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GLAAD Media Reference Guide - In Focus: Hate Crimes


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In late 2008, the FBI reported that anti-gay hate crimes have been on the rise since 2005. In 2009, the National Coalition of Anti-Violence Programs (NCAVP) noted that violent hate crimes against lesbian, gay, bisexual and transgender people grew by 24% between 2006 and 2007, and another 2% in 2008. NCAVP also reported that the number of bias-related murders of LGBT people in 2008 was the highest seen since 1999.

Media can play a vital role in determining community and law enforcement response to hate crimes. In some cases, local law enforcement still places a low priority on anti-LGBT hate crimes. As a result, police may not investigate the case properly or at all, may re-victimize sur­vivors, and may be unresponsive to families and/or community members seeking information. In cases like these, fair, accurate and inclusive media coverage of the case can motivate law enforcement to better and more transparently investigate and communicate around a hate crime.

Many on the far right downplay or trivialize hate crimes. Some people, particularly many on the far right, generalize that "all crimes are hate crimes." We ask that you offer your readers, viewers or listeners the facts so they may decide for themselves whether a crime victim was targeted because of his or her actual or perceived sexual orientation, gender identity or gender expression.

Inaccurate hate/bias crime reporting can unintentionally support a "gay panic" (i.e., "blame the victim") strategy. Assaults and criminal acts may involve only a single victim, but perpetrators often intend them to send a message that LGBT people are legitimate targets for abuse and vio­lence. (In fact, the victims of some anti-gay hate crimes are heterosexuals who are thought to be gay.) Please report the specifics of a crime and its social implications based on the facts of the case.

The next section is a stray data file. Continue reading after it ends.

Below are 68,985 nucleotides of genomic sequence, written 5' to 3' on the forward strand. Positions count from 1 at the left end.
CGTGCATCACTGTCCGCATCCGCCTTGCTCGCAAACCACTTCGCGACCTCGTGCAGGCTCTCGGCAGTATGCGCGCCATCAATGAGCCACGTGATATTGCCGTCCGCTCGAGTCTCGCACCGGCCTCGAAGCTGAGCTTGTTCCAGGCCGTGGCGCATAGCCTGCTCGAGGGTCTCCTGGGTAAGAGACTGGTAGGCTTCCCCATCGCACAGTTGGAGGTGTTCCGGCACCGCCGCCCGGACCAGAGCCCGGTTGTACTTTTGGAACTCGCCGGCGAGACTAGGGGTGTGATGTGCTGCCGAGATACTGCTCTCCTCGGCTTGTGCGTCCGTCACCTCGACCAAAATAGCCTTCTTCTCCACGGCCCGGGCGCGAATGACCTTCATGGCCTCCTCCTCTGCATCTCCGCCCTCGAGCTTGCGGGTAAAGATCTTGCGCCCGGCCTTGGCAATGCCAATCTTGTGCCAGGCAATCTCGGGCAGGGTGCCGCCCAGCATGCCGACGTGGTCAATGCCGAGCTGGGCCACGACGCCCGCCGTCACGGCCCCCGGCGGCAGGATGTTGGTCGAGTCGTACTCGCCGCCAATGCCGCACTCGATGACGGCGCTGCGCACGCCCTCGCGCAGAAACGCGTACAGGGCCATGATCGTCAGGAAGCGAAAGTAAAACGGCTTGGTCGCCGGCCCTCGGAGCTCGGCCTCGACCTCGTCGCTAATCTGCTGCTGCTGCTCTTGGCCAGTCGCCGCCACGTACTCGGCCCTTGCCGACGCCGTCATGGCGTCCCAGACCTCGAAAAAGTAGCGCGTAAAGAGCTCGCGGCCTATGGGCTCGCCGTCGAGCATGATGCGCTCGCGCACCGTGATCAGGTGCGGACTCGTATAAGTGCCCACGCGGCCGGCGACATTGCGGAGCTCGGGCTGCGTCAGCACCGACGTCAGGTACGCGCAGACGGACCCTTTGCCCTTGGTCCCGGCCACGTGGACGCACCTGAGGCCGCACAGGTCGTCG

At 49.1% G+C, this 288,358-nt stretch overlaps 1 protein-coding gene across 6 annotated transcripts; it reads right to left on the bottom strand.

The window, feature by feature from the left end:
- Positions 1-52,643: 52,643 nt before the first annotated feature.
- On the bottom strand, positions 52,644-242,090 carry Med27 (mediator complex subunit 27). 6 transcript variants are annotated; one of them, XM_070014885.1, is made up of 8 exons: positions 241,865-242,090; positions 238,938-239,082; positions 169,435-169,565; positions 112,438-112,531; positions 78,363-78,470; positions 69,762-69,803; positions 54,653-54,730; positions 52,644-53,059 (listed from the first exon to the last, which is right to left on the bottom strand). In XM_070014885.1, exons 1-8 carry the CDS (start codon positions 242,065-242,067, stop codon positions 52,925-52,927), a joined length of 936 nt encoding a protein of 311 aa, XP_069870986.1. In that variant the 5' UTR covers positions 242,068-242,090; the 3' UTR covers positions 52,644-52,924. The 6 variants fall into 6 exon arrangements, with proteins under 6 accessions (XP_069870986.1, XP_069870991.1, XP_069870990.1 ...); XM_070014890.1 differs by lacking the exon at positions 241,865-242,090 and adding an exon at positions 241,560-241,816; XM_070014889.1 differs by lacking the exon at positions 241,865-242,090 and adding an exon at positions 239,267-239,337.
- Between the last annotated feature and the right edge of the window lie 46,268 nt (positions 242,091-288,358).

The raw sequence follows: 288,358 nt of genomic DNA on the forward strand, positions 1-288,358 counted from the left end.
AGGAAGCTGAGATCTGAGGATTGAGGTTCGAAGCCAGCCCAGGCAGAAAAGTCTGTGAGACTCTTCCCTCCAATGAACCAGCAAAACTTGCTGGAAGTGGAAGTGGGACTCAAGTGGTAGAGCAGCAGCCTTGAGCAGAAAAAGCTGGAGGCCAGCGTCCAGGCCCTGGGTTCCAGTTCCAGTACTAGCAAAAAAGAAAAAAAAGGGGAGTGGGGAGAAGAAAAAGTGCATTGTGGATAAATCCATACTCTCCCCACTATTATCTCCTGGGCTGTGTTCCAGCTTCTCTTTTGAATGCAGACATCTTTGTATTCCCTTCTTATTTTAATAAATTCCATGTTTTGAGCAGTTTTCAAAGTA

Implying that an openly gay or transgender victim shares responsibility for being attacked, or that an attack was justified because of an unwanted romantic or sexual advance (the so-called "gay panic" or "transgender panic" strategy) often biases criminal or legal investigations.


The Matthew Shepard and James Byrd, Jr. Hate Crimes Prevention Act of 2009 added sexual orientation, gender, gender identity and disability to the categories covered under federal hate crimes law. As a result, federal hate crimes law now addresses violent crimes based on a victim's race, color, religion, national origin, gender, disability, sexual orientation and/or gender identity.

State laws on hate crimes vary considerably. Of the 45 states with some kind of hate crimes law that expands law enforcement resources and/or sentencing in cases involving bias-motivated crimes, 31 explicitly include sexual orientation among the law's protected classes, and 12 (plus the District of Columbia) include both sexual orientation and gender identity.

For a list of states with inclusive hate crimes laws, please visit Appendix A: Federal & State Laws & Protections. For information on public opinion regarding inclusive hate crimes laws, please see IN FOCUS: Public Opinion & Polls.

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